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Children 2018, 5(3), 40; https://doi.org/10.3390/children5030040

Communicating Effectively in Pediatric Cancer Care: Translating Evidence into Practice

1
Department of Oncology, Division of Quality of Life and Palliative Care, St. Jude Children’s Research Hospital, Memphis, TN 38105, USA
2
Department of Pediatrics, Children’s National Medical Center, Washington, DC 20010, USA
*
Author to whom correspondence should be addressed.
Received: 19 December 2017 / Revised: 5 March 2018 / Accepted: 6 March 2018 / Published: 11 March 2018
(This article belongs to the Special Issue Pediatric Palliative Care)
Full-Text   |   PDF [608 KB, uploaded 11 March 2018]   |  

Abstract

Effective communication is essential to the practice of pediatric oncology. Clear and empathic delivery of diagnostic and prognostic information positively impacts the ways in which patients and families cope. Honest, compassionate discussions regarding goals of care and hopes for patients approaching end of life can provide healing when other therapies have failed. Effective communication and the positive relationships it fosters also can provide comfort to families grieving the loss of a child. A robust body of evidence demonstrates the benefits of optimal communication for patients, families, and healthcare providers. This review aims to identify key communication skills that healthcare providers can employ throughout the illness journey to provide information, encourage shared decision-making, promote therapeutic alliance, and empathically address end-of-life concerns. By reviewing the relevant evidence and providing practical tips for skill development, we strive to help healthcare providers understand the value of effective communication and master these critical skills. View Full-Text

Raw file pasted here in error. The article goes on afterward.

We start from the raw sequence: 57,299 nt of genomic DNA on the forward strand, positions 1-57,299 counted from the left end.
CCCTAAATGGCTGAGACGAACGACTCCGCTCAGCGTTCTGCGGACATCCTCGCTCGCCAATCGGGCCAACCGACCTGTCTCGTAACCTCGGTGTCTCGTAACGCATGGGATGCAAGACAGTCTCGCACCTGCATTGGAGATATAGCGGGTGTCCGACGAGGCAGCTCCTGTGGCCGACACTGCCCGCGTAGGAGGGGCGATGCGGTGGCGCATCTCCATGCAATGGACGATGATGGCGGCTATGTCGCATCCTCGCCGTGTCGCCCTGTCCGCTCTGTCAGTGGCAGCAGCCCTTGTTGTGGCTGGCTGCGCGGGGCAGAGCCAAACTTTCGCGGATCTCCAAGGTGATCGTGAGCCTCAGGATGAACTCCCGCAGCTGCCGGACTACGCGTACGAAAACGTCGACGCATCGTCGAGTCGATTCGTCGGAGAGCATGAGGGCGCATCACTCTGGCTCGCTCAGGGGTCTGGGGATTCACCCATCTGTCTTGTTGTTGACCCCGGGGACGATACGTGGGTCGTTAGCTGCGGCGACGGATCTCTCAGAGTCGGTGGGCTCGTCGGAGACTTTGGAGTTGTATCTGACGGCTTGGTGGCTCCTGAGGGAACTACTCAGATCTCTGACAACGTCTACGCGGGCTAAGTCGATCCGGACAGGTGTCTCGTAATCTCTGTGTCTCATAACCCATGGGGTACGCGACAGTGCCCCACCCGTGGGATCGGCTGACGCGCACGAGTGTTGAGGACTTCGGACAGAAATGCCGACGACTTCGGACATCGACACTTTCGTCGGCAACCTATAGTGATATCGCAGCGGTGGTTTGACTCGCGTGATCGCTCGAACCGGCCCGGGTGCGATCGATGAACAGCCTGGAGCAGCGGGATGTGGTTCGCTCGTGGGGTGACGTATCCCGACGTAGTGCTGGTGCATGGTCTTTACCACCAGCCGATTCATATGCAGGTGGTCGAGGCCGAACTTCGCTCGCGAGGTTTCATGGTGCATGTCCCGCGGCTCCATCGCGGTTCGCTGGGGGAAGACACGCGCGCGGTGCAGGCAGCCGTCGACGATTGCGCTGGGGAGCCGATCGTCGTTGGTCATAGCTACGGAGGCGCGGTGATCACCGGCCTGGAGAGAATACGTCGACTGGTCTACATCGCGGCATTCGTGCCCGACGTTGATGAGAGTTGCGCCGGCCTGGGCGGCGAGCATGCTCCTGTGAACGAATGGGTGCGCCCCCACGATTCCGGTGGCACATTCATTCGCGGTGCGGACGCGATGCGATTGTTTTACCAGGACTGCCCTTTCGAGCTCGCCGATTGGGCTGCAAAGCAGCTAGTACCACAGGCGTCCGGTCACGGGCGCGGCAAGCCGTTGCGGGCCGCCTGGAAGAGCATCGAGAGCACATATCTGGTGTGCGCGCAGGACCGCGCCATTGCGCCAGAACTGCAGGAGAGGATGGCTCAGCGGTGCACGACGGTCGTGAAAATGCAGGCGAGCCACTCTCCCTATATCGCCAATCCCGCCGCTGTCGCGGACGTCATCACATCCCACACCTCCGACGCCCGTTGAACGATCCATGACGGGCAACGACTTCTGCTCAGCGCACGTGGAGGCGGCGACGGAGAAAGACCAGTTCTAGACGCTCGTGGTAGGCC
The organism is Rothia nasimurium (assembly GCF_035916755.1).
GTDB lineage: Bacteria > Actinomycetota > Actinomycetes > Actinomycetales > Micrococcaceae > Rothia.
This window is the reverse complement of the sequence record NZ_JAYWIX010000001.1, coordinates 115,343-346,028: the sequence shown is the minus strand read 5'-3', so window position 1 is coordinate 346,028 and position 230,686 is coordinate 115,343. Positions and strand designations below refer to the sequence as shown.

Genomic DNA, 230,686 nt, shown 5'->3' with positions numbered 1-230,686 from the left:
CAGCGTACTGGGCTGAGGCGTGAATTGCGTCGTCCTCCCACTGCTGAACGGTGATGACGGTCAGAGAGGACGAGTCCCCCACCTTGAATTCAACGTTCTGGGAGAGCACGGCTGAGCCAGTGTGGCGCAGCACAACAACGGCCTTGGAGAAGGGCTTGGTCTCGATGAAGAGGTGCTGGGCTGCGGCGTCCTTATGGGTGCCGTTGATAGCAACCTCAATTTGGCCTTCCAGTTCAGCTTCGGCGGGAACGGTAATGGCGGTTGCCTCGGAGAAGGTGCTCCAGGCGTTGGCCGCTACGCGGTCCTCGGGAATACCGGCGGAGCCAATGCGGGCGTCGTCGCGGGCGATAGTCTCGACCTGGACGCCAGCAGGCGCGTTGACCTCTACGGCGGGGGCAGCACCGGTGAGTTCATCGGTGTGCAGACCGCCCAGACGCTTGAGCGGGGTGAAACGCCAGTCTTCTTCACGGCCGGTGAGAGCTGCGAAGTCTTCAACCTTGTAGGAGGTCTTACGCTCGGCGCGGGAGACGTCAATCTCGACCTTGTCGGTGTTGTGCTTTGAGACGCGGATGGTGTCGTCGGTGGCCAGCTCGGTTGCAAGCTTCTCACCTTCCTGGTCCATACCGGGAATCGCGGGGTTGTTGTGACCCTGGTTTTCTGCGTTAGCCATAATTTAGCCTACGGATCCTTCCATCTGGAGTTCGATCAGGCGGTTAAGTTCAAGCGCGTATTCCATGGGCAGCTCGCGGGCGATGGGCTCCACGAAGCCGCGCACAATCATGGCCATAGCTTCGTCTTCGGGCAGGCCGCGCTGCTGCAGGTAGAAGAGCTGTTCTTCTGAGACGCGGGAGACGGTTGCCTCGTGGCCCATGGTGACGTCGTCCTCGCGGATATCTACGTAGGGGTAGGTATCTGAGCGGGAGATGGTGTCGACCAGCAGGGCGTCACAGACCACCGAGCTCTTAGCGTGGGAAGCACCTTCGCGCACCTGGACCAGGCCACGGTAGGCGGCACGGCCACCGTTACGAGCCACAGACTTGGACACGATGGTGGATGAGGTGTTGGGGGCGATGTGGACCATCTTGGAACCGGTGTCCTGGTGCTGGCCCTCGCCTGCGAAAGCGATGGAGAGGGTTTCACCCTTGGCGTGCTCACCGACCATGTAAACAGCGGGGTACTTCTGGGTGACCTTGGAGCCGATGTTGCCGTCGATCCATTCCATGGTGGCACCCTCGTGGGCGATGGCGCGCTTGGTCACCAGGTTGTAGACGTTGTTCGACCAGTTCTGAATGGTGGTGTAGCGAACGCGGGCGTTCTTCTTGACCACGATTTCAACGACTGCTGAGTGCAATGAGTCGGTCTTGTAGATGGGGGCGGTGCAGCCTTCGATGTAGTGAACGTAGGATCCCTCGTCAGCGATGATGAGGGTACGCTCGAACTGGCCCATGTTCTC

Keywords: pediatric oncology; pediatric cancer; pediatric palliative care; communication pediatric oncology; pediatric cancer; pediatric palliative care; communication
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Blazin, L.J.; Cecchini, C.; Habashy, C.; Kaye, E.C.; Baker, J.N. Communicating Effectively in Pediatric Cancer Care: Translating Evidence into Practice. Children 2018, 5, 40.

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